Brad Keselowski broke a 33-race drought with a victory in the Kobalt 400 at Las Vegas Motor Speedway. Keselowski passed Las Vegas native Kyle Busch with five laps left to win for the first time since the fifth race of the 2015 season at Auto Club Speedway in Fontana, California. The 2012 NASCAR Sprint Cup Series champion beat Team Penske stablemate Joey Logano to the finish line by .675 seconds, as Busch lost ground over the closing laps.
Rain delayed the start of the race, and high winds and a late-race dust storm made visibility a challenge, but the unusual conditions left Keselowski undeterred. Nor did a pit road speeding penalty under caution on Lap 180 prove catastrophic, thanks to a series of astute pit calls by crew chief Paul Wolfe.
Busch may have gained a sizable lead due to a better restart and the advantages of clean air, but Keselowski had the faster car and began reeling Busch in with just a handful of laps remaining at Las Vegas Motor Speedway.
“This is really, really great,” said Keselowski, who lauded the lower-downforce aerodynamic package in place for the 2016 season. “It seemed like there were plenty of challenges, whether it was pit road or the weather or cautions. They threw everything they had at us today but this Miller Lite Ford team was too strong, and we were able to fight them off and get to Victory Lane.”
“He (Busch) had a really good short-run car, but it fell off on the long run,” Keselowski said. “That’s part of this new package. Some are good on short runs and some are good on long runs, and we had a really good long-run car today.”
Six-time series champion Jimmie Johnson beat Busch to the finish line by .016 seconds to secure third place. Austin Dillon ran fifth, and rookie Ryan Blaney came home sixth, posting a career-best finish on an open-motor race track.
The victory was Keselowski’s second at Las Vegas and the 18th of his career, but it wouldn’t have been possible if Wolfe hadn’t elected to keep the No. 2 Ford on the track on Lap 217 when all but Keselowski, Logano and Dillon pitted for tires and fuel under the fifth caution of the race. It took 38 laps, however, for the benefits of the strategy to become apparent — thanks to Busch’s remarkable restart on Lap 224. From the sixth position, Busch powered his No. 18 Toyota to the outside of Johnson’s Chevrolet, picked up huge momentum off the second corner, dived to the inside and shot past both Logano and Keselowski entering Turn 3.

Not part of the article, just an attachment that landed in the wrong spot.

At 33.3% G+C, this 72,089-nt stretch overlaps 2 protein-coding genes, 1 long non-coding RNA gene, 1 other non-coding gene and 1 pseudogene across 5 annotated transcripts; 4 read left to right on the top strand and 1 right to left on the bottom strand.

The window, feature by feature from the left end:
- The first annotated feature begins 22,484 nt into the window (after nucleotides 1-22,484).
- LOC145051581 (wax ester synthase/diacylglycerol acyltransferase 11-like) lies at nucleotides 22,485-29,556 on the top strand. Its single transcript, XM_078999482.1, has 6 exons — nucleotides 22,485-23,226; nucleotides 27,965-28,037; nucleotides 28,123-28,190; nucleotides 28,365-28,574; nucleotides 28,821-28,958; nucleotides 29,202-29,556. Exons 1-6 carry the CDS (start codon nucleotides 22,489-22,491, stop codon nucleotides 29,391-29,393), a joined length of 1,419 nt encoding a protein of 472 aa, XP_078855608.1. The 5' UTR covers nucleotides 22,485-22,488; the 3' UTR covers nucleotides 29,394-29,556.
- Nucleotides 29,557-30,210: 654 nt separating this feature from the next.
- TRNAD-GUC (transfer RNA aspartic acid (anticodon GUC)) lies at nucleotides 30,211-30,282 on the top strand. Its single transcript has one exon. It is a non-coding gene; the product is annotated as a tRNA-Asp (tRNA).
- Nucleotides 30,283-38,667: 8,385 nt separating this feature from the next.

One lap later, a multi-car wreck in Turn 1 ended strong runs by Matt Kenseth and rookie Chase Elliott, but the seven laps run under the resulting sixth and final caution enabled Keselowski, Logano and Dillon to stretch their fuel supplies to the end of the race. Busch streaked away on the Lap 233 restart but developed a pronounced vibration in the right front of this car, and the chase group of Keselowski, Logano and Johnson closed in. Keselowski passed Logano for the second spot on Lap 259 of 267 and streaked past Busch three laps later.
“Brad’s a confident guy, I don’t know if you guys met him before,” Logano joked after finishing second to his teammate. “It’s hard for him to lose confidence.
“I tried to hold him off as long as I could, but he showed how fast he was getting by me and Kyle and checking out,” Logano said after the 1-2 finish. “Congratulations to Team Penske. It’s something to be very proud of for our team.
Team Penske has endured driver differences within its diverse open-wheel lineups. On the NASCAR side, the chemistry hasn’t always been ideal either. But the latest duo of Keselowski and Joey Logano enjoys a great relationship on and off the track. The 1-2 finish for Penske Racing was just the third in team history, team owner Roger Penske should also be pleased.
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